Agent collaboration will now be described by way of an example. Given a travel agency operating as node 24 in the computer network, an employee of the travel agency may wish to determine the "best" vacation package for a client, as determined by various factors such as rates, quality of accommodations and suitable travel dates. Upon entrance of the client's criteria into a local software application, the application forms a new agent group 26, generates new mobile agents 28, 30, 32, joins the new agents to the agent group, and launches the agents into the network. The agents are tasked to determine the best travel date and time, e.g., any week in February starting on a Saturday and flying before noon, and lodging which meets certain criteria, e.g., a two-bedroom condominium. The agents are also tasked to determine all expenses, such as air fare, lodging, meals, transportation, and lift tickets. Several possible travel destinations might also be specified. To accomplish these tasks each agent must query at least one data source on a destination node for specific information. Such querying could include searching another travel agency's database of promotional trips to determine if any such trips meet the criteria specified by the user.
The agent group 26 tracks the location of each member agent as that agent migrates through the network. At any point, an agent may be in one of several states, including performing computations and transmitting between nodes. The agent group may also track agent state information.
At some point during the migration each agent will co-operate to correlate query results through collaboration. For example, if each agent 28, 30, 32 migrates to local travel agency nodes, then the agents could correlate results and potentially adjust behavior based upon the results before migrating to other travel agency nodes. Collaboration may be prompted by an agent broadcasting a collaboration request message 34. Such behavior facilitates overall operation. For example, if one of the agents determines that the "Taos" ski resort has no two-bedroom condominiums available during February then all of the agents in the group will eliminate further queries about trips to the Taos ski resort.
Agent group collaboration is implemented through a distributed synchronization point and a software routine that analyzes results provided by individual agents. Each application provides a software method to analyze the results and potentially allow agent behavior modification. The synchronization point may be implemented with an object transport mechanism or by a Remote Procedure Call ("RPC") mechanism. The synchronization point may also be implemented in any procedural or object-oriented language. Object-oriented languages simplify the implementation, as the application need only subclass the agent group abstraction and provide a method to analyze the results and potentially adopt new behaviors.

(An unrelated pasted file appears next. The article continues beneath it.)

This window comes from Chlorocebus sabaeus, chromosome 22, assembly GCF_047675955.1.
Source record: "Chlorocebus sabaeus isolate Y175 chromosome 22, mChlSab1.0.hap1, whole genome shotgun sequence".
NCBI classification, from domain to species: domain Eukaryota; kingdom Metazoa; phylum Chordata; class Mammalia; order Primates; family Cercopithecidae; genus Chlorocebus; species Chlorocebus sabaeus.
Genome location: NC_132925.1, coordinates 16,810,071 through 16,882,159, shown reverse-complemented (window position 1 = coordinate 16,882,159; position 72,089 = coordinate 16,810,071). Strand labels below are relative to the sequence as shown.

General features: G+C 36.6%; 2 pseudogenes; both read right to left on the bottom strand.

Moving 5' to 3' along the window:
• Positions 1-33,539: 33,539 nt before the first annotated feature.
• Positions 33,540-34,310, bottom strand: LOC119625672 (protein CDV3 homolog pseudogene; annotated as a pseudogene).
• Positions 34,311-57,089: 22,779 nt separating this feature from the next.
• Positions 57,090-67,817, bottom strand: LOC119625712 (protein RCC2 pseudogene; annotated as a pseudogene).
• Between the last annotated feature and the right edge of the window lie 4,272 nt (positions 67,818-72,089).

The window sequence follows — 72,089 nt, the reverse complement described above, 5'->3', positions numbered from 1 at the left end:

Distributed synchronization requires the presence of each agent at the synchronization point: before collaboration can commence. Hence, distributed synchronization is suited to applications that divide a complex problem into a plurality of less complex tasks. As each agent arrives at the synchronization point, that agent posts results to the agent group, and then waits until all the agents in the group are present. The agent group collects the agent results as each agent arrives, and when all of the agents have arrived at the collaboration point the agent group notifies each agent in the group that collaboration may commence. The agent group then unblocks the agents and passes the collected results to each individual agent. Each agent then calls an application specific method to analyze the results and potentially adopt new behaviors.
The agent group 26 ensures that all agents in the group arrive at the synchronization point by tracing the migration of each agent through the network. As part of a Java Agent System, an agent manager on each node manages agent migration and signals each associated agent group when an agent arrives on the node and departs from the node. Should an agent fail to arrive at the synchronization point in a predetermined, configurable length of time, the agent group may hail the agent based upon predetermined criteria by sending a message 36 to ensure that the agent is still active. Hailing is performed via the agent manager on the node where the respective agent is executing where only one agent manager can be active on a given node. If the agent fails to respond to the hail message, the agent group may notify the other members of the group by distributing a "Collaboration Failed" event that indicates that a particular agent is not responding. In response, the agents may proceed with the collaboration or, alternatively, the agents may abort the collaboration based on predetermined criteria.
Agent groups store a persistent copy of the state information associated with each agent in the group to provide increased reliability. If the agent group should terminate unexpectedly, the group is restarted and updated with the respective states of the member agents as read from persistent storage. Agents may choose to communicate with an agent group proxy 38, 40, 42 instead of an agent group. The proxy shields the agents from agent group failures. The agent group restart is thus transparent to the agents.
Agent groups provide a distributed events mechanism in addition to the synchronous collaboration framework. The distributed events mechanism enables the agent group to notify members of the group of outstanding events, such as the termination of an agent, or the detection of a collaboration deadlock. Agents may build on the mechanism to forward application-generated or exceptional events to other members in the group. For example, if an agent receives an application-generated exception then the agent may notify the other agents in the group before terminating. Each agent can include an event thread to deal with these events.